In a break with tradition, I'm going to use this week's Retrospective as an opportunity to go back and talk about a game I just recently talked about: Chaosium's Stormbringer. I'm doing this because I just recently laid my hands on a copy of the original boxed set and, having read through the rulebook, it's eating at my brain. Normally, when I write a Retrospective, I'm working mostly on my memories of the game or gaming product in question. That's in fact part of the point of this regular feature. I'm reflecting on things from my gaming past and (generally) talking about them without having spent a lot of time reading and thinking about them. They're thus not really reviews in any formal sense so much as occasions to talk about whatever thoughts my memories of these products inspire in me.
Stormbringer has proven quite different, though, perhaps because I never had a chance to play this game the first time around, unlike most of the products to which I devote a Retrospective entry. Or perhaps it's just refreshing to spend some time with a Chaosium game, whose style and approach, although quite different from OD&D, are nevertheless thoroughly old school. For me, Chaosium games have a distinctly "literary" quality to them, something that, Appendix N to the contrary, TSR games never had. That's certainly why Chaosium games held such interest for me even when I was playing D&D -- they provided me with things I found utterly lacking in most other games from the same time period.
What most stands out about Stormbringer is its authorial voice. Unlike most RPGs, Stormbringer is not written like a technical manual. There are many places in the text where the author(s) offer explanations of and insights into the rules, sometimes with examples from their own games. Even more intriguing is that there's no ban on the use of the pronoun "I" in these sections. This gives the rulebook a not-quite-conversational tone that's refreshing without being cloying. I never got the sense that Ken St Andre and Steve Perrin were using the rulebook as an excuse to show off or share their dimestore philosophies of life with me. Rather, the author(s) come off as fellow gamers giving some context to the new ideas they're sharing across the table. That they do this without sacrificing intelligibility is very impressive and has made me reconsider my notions of what constitute good writing in RPG rulebooks.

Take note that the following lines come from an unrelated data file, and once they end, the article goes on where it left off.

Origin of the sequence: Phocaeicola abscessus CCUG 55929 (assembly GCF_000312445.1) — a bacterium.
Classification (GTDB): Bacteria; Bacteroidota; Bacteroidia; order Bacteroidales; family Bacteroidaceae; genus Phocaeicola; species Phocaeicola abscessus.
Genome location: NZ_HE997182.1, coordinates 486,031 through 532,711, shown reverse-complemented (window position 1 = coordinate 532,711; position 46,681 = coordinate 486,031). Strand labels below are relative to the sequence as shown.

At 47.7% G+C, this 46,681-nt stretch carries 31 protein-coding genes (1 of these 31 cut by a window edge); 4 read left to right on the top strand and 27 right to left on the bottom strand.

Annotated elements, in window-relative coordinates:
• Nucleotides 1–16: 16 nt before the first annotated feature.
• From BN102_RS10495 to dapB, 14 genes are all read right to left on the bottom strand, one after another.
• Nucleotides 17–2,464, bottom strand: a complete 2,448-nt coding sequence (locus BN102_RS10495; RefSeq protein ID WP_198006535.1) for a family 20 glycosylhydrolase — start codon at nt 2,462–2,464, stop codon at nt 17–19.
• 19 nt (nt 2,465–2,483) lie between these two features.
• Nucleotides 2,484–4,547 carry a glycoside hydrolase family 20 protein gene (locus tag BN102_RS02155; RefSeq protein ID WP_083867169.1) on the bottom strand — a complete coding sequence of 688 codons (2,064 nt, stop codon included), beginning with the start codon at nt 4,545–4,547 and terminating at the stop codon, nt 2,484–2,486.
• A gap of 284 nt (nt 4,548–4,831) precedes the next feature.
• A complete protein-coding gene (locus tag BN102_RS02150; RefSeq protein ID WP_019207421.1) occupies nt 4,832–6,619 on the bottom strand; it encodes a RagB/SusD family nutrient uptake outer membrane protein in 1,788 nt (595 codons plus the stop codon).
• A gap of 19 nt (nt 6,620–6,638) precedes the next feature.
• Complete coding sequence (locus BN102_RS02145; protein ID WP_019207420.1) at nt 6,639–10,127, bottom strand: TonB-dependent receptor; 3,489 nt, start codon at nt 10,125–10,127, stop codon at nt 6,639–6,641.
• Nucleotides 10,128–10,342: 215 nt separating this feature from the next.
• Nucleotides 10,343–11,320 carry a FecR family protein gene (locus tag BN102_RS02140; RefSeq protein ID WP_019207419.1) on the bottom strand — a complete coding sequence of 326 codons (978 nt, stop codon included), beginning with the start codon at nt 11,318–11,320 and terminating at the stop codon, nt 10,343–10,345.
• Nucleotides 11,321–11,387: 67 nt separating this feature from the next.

Stormbringer is 144 pages long, including charts, tables, character sheets, and a sample adventure (with maps). That's probably about as long as it needs to be and, despite my completist mania, I feel no urge to seek out its one supplement or those written for later editions of the game. The game feels quite complete in 144 pages and I can easily imagine running a lengthy campaign without any need for additional material. Indeed, I'm not even sure what form additional material would take, since, as presented, Stormbringer is both self-contained and evocative. Any expansions I might feel the need for can be easily extrapolated from what's in the rulebook, which is the mark of a well-made RPG.
The game's not flawless by any means. There are a number of house rules I'd probably implement almost immediately, chief being a simplification of the ability bonuses, which I've found needlessly fiddly for too little benefit, either mechanically or flavor-wise. But, all in all, I continue to be very impressed by Stormbringer and regret even more that I never had the chance to play it back in the day. Had I done so, I have little doubt that my subsequent development as a roleplayer might have been very different indeed.